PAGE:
Labels, no matter if they are good or bad, can affect a child's self-image. This could potentially be something the follows a child for life and can be a burden. I see that in my students. There are times they just want to be themselves, but their parents have different expectations. Do they choose to please their inner being, or do they continue to perform for their parents?
For the most part I see my students not being true to themselves. They want to get good grades for their parents, or they hang around a certain group of peers simply because that is the expectation placed on them. This has led to a group of children who don't have a genuine interest in learning but want their teachers to shovel information at them in the quickest and most convenient method possible. The friendships are not close emotional bonds.
While this isn't going to have a huge impact on my 10 and 11-year-old students, I DO think it will affect them later in life. Elementary school is the place to take risks. Meet people and mingle. Miss an assignment here or there and notice the consequences. Have arguments with people who disagree with your point of view and talk it out. Unfortunately none of this is happening in my group of students. They are like little clones of each other. There is very little original thinking, but the need to live up to certain labels is seemingly more important. I am trying to demonstrate to children and their parents that part of being a good student in my classroom is to expand their thinking. It's not all about getting an A+ on a paper; it's more about discovering information that sparks an interest in more learning.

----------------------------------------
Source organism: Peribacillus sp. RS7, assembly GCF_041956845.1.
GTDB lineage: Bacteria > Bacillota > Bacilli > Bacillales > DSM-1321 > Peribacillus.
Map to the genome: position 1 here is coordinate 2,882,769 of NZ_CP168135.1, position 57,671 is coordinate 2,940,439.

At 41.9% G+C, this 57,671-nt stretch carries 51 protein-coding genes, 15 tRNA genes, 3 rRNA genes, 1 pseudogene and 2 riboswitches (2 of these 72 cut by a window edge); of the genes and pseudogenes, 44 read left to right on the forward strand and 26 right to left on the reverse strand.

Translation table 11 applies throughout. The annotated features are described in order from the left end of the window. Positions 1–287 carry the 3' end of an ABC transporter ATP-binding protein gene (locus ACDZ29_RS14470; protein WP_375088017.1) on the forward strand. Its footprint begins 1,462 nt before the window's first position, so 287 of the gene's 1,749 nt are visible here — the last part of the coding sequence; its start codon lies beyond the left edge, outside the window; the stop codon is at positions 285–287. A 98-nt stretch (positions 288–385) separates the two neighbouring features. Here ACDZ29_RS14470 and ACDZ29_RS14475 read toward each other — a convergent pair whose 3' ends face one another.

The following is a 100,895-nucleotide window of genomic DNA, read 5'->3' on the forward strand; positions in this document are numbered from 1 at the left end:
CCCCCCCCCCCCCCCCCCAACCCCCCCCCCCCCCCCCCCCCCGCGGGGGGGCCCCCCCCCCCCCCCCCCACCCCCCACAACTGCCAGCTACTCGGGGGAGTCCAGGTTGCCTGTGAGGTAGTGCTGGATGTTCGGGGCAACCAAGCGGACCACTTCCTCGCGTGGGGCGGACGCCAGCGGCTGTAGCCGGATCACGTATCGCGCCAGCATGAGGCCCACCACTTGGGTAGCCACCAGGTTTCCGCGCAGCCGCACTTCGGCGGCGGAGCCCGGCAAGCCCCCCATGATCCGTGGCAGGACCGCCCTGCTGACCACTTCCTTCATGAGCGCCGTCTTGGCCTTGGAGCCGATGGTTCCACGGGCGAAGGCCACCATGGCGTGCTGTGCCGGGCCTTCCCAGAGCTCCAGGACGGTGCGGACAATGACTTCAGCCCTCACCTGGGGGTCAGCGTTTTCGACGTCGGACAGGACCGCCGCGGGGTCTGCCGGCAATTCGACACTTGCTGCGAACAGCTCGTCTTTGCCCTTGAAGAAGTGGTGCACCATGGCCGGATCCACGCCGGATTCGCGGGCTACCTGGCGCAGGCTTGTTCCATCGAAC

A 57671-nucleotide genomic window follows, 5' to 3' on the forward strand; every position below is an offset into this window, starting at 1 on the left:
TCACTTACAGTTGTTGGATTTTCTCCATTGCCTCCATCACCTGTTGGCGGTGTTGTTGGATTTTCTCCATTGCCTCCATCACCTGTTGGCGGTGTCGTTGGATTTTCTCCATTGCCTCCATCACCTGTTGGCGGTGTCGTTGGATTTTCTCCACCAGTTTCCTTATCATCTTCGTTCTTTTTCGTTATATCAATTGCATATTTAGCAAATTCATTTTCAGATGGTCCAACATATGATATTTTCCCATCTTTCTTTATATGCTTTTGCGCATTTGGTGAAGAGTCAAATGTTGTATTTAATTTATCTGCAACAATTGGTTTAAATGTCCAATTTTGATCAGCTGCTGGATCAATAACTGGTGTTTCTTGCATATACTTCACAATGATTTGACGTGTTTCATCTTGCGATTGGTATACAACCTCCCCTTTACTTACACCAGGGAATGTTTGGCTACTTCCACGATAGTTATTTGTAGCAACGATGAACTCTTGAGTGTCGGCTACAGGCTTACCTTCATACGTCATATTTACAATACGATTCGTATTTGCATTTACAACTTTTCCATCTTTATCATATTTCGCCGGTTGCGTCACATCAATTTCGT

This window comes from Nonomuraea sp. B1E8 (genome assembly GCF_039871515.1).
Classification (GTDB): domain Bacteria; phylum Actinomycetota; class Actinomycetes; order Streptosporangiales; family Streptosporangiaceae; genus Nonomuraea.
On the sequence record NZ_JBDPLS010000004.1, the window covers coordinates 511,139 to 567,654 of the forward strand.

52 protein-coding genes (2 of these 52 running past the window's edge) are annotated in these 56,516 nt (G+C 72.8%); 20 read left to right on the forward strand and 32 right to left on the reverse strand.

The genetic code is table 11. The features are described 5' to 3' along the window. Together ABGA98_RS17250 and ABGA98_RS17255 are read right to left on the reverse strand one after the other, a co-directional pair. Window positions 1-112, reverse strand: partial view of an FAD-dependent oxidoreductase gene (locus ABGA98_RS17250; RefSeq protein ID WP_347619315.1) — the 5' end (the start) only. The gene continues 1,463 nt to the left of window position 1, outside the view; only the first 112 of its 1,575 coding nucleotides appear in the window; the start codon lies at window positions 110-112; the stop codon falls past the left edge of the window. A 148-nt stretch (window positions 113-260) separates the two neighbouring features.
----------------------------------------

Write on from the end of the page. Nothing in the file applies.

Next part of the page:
Not taking those risks now, not discovering those topics that spark creativity and interest will lead to a young adult who will take risks as a rebel. The student may decide school is not for him. She may realize that she never met people who she connected with and hang out with a crowd who will lead her down the wrong path, simply because she had never met someone with views different than hers. Boys and girls shouldn't have to carry their labels as baggage. They should be free to invent themselves with as little outside influence as possible from parents, teachers, and other adults.
To answer the original question: I was labeled as "smart," and I am. I do have to say, though, that when I do something stupid or make a dumb mistake I beat myself up over it. I don't want to let anyone down. If I can't solve a problem immediately I get frustrated. Yes, labels follow us. I don't think anyone meant to hurt me with such a wonderful label, but at some point we need to realize that we can never live up to an expectation of perfection within that label. I wonder if I can change my label to "mostly smart."